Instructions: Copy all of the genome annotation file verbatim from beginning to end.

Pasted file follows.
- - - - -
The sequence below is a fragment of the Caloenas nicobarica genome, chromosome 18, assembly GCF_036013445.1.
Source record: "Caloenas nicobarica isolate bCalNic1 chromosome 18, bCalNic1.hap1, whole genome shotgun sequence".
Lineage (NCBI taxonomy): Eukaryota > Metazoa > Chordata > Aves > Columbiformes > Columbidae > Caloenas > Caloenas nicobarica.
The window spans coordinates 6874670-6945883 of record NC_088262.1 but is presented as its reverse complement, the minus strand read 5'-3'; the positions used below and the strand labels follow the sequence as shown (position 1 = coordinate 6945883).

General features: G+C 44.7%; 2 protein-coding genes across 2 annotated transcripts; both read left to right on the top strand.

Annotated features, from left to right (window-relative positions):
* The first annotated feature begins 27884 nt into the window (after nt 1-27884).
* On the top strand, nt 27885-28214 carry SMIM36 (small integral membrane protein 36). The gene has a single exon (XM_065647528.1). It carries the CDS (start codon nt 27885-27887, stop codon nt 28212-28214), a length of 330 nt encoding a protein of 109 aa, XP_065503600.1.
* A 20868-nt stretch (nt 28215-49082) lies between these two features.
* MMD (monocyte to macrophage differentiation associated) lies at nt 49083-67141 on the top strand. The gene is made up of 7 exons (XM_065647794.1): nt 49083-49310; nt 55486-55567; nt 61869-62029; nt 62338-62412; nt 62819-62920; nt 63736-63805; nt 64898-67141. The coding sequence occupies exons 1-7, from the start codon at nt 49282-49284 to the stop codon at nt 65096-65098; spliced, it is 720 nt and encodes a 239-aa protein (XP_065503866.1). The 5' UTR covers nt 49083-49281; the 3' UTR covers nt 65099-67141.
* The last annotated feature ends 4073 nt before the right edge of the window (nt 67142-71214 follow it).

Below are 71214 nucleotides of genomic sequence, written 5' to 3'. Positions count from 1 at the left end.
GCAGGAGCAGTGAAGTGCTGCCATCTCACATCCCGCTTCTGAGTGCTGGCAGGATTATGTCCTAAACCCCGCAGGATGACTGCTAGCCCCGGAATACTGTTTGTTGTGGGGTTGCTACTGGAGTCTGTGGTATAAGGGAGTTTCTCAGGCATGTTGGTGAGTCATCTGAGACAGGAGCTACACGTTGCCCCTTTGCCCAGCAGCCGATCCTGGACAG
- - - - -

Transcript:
The sequence below is a fragment of the Caloenas nicobarica genome, chromosome 18, assembly GCF_036013445.1.
Source record: "Caloenas nicobarica isolate bCalNic1 chromosome 18, bCalNic1.hap1, whole genome shotgun sequence".
Lineage (NCBI taxonomy): Eukaryota > Metazoa > Chordata > Aves > Columbiformes > Columbidae > Caloenas > Caloenas nicobarica.
The window spans coordinates 6874670-6945883 of record NC_088262.1 but is presented as its reverse complement, the minus strand read 5'-3'; the positions used below and the strand labels follow the sequence as shown (position 1 = coordinate 6945883).

General features: G+C 44.7%; 2 protein-coding genes across 2 annotated transcripts; both read left to right on the top strand.

Annotated features, from left to right (window-relative positions):
* The first annotated feature begins 27884 nt into the window (after nt 1-27884).
* On the top strand, nt 27885-28214 carry SMIM36 (small integral membrane protein 36). The gene has a single exon (XM_065647528.1). It carries the CDS (start codon nt 27885-27887, stop codon nt 28212-28214), a length of 330 nt encoding a protein of 109 aa, XP_065503600.1.
* A 20868-nt stretch (nt 28215-49082) lies between these two features.
* MMD (monocyte to macrophage differentiation associated) lies at nt 49083-67141 on the top strand. The gene is made up of 7 exons (XM_065647794.1): nt 49083-49310; nt 55486-55567; nt 61869-62029; nt 62338-62412; nt 62819-62920; nt 63736-63805; nt 64898-67141. The coding sequence occupies exons 1-7, from the start codon at nt 49282-49284 to the stop codon at nt 65096-65098; spliced, it is 720 nt and encodes a 239-aa protein (XP_065503866.1). The 5' UTR covers nt 49083-49281; the 3' UTR covers nt 65099-67141.
* The last annotated feature ends 4073 nt before the right edge of the window (nt 67142-71214 follow it).

Below are 71214 nucleotides of genomic sequence, written 5' to 3'. Positions count from 1 at the left end.
GCAGGAGCAGTGAAGTGCTGCCATCTCACATCCCGCTTCTGAGTGCTGGCAGGATTATGTCCTAAACCCCGCAGGATGACTGCTAGCCCCGGAATACTGTTTGTTGTGGGGTTGCTACTGGAGTCTGTGGTATAAGGGAGTTTCTCAGGCATGTTGGTGAGTCATCTGAGACAGGAGCTACACGTTGCCCCTTTGCCCAGCAGCCGATCCTGGACAG